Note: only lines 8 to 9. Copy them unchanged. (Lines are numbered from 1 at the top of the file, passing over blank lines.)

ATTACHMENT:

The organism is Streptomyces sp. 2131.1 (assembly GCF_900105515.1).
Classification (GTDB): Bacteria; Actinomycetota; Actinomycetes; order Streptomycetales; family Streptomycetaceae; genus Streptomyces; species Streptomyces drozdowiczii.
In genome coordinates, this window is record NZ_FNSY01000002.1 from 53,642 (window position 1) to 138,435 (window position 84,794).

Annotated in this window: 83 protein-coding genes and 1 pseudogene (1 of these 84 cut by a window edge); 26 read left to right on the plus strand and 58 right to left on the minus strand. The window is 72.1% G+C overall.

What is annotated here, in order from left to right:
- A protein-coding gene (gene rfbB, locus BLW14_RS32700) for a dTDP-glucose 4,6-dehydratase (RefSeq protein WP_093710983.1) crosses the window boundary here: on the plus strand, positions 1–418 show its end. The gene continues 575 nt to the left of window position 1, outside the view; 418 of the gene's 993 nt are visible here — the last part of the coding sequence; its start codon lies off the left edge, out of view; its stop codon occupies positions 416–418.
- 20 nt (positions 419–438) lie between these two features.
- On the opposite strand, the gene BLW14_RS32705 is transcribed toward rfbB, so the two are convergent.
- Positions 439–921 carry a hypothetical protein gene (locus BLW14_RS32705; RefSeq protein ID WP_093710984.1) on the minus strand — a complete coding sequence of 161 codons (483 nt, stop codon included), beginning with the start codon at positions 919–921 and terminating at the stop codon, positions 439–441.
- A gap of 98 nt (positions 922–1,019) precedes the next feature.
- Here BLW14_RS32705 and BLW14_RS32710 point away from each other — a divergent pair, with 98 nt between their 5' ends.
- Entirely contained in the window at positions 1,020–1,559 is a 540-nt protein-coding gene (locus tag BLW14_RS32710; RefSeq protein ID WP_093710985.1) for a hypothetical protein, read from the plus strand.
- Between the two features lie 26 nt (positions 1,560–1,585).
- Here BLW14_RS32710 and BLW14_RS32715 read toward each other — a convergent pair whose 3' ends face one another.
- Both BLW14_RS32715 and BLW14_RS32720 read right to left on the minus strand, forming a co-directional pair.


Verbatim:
- On the opposite strand, the gene BLW14_RS32705 is transcribed toward rfbB, so the two are convergent.
- Positions 439–921 carry a hypothetical protein gene (locus BLW14_RS32705; RefSeq protein ID WP_093710984.1) on the minus strand — a complete coding sequence of 161 codons (483 nt, stop codon included), beginning with the start codon at positions 919–921 and terminating at the stop codon, positions 439–441.